Wednesday, August 10, 2016

Tolerance for Physical Pain . . .

I am a fan of Dr. Christiane Northrup.  You've likely seen her on PBS or on Oprah.

Today in her e-newsletter, she was talking about sugar.  I went out on to her site to read more, and she said this:
"Sugar—whether in white foods, candy, or alcohol—acts like an opiate in the body. Eating foods that quickly turn to sugar quite literally medicates pain—both emotional and physical. But beware. Sugar is eight times more addictive than heroin in susceptible individuals. If you use sugar to boost your mood, to hold at bay feelings of longing or loneliness, or to improve your tolerance for physical pain, you’ll find yourself in a vicious cycle that makes it very difficult to stop eating sugar. This is not about willpower or your being “bad.” It’s about understanding the chemistry that fuels cravings and then doing something about it." [emphasis mine]
The bit about physical pain is something I've intuitively known for a very long time, yet I've never seen any doctor actually say it - until now.  There's always talk about emotional eating, but never about eating to ease physical pain.

It feels really good to be validated.  Thanks Dr. Northrup!

I've wondered about my pain tolerance throughout this entire shoulder journey.  When I was first in PT in April and May, the pain was sometimes intolerable.  I know my physical therapist was extremely frustrated with me, but what could I do?  Moving my arm in certain ways was excruciating.  Then, right after surgery, the surgeon's physician's assistant led me to believe I was going to be in a lot of pain once the nerve block wore off and that I would need to "keep ahead of the pain."  This never really happened for me.  I did take the pain pills initially - but never more than one at a time and I quickly transitioned to only taking one about an hour before PT.  The pain I experienced after surgery was not even a patch on what I was feeling before surgery.  

As soon as surgery removed the nearly constant physical pain with my shoulder, I've been able to steadily get smaller.  I still have some inflammatory pain in my knees and heel due to the current anti-inflammatory ban because of my wonky stomach - and I've definitely eaten more this last week trying to ease the physical pain in my stomach.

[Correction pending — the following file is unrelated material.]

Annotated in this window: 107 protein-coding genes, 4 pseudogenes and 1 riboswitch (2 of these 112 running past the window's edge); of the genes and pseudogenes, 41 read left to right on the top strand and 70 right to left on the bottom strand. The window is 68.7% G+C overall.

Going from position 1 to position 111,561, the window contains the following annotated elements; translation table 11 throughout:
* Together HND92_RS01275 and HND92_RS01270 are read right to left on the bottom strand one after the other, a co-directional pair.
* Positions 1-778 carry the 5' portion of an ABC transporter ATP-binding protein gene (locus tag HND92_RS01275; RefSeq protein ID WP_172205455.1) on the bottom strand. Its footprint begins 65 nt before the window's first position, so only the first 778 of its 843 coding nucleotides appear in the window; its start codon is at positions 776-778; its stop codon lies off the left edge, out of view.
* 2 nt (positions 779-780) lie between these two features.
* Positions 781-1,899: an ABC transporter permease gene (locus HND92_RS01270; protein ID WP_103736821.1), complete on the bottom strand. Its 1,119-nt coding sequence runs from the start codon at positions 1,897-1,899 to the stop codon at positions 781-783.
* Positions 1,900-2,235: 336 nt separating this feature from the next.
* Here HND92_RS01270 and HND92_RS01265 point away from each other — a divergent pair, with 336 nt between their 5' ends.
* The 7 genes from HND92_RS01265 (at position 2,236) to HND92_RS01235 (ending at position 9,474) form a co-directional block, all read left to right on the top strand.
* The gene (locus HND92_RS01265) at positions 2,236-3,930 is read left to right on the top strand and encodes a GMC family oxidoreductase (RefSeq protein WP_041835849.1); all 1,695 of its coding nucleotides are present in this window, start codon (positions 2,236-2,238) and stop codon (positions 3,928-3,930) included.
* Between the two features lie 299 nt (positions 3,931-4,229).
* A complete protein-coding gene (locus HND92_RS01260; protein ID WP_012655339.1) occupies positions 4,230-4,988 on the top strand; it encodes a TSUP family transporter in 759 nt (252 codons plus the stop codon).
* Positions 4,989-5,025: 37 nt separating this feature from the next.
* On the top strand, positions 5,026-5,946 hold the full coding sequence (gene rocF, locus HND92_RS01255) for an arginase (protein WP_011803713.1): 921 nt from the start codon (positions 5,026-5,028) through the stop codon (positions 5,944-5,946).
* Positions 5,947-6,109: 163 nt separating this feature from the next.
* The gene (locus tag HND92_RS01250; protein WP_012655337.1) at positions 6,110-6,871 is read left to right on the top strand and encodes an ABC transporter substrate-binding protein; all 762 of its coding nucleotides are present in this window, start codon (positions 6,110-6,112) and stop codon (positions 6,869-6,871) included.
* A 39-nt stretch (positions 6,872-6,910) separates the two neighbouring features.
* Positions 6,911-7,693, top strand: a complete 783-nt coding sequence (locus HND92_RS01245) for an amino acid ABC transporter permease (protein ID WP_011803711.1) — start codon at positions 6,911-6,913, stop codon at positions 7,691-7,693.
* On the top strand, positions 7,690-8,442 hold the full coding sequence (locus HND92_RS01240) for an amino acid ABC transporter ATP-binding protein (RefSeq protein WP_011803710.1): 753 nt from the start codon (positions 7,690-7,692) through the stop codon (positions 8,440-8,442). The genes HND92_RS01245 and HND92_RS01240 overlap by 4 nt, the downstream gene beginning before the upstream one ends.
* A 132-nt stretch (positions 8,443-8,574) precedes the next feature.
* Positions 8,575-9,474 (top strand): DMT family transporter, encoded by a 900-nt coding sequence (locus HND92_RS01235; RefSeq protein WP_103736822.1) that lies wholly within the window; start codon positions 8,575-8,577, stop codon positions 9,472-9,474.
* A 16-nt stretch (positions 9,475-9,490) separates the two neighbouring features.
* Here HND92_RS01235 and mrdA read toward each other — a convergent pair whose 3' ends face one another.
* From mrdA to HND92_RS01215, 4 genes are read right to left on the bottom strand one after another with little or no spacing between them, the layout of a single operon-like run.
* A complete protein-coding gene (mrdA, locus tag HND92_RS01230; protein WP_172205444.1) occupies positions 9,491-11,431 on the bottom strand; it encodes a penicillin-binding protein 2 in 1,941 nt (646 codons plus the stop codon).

Oh - and I have to say - I'm so done with white rice and those other foods.  I ate white rice yesterday and the day before - and right after I cooked it on Monday night, there was this odd smell in the kitchen.  Seriously - it smelled like farts.  I knew I hadn't passed gas and wondered what it could be.  Then, yesterday, when I opened the ziploc bag with the cooked rice in it, the smell was there.  Ick.

I guess the good news is that I'm really used to eating in a more healthy way now - so much so that going back to old choices no longer is tempting in the least.  Except for ice cream/gelato - I mean, who doesn't like that cold in their stomach?  ;-)

And speaking of my stomach - the update is that my stomach is still unhappy.  The Pepto works - but I'm having to take to it at least three times a day and I have to supplement with chewables in between.  The pain of it woke me early this morning, but turning on to my left side was very helpful and I was able to get it to stop by doing that.  Hopefully just a few more days of this and it will settle itself.  Still crossing my fingers.


Anonymous said...

Hi Annie,
You have certainly been on an interesting journey with your health this year. There is so much to learn about our bodies and how we need to learn to take better care of them. I appreciate your sharing of your journey. We all learn something from one another. It seems that refined sugar is at the bottom of a lot of our problems. I've been adding more fruit to my diet and I've found that I don't crave desserts or candy as I did before. In regard to your stomach, when you take your meds/vitamins, do you take it with food? I have to take ibuprofen for my arthritis and that was one thing the nurses made sure that I understood. Taking with food seems to protect the stomach. I wish you all the best and that things only stay good for you!
Janice H.

A :-) said...

Thank you Janice :-)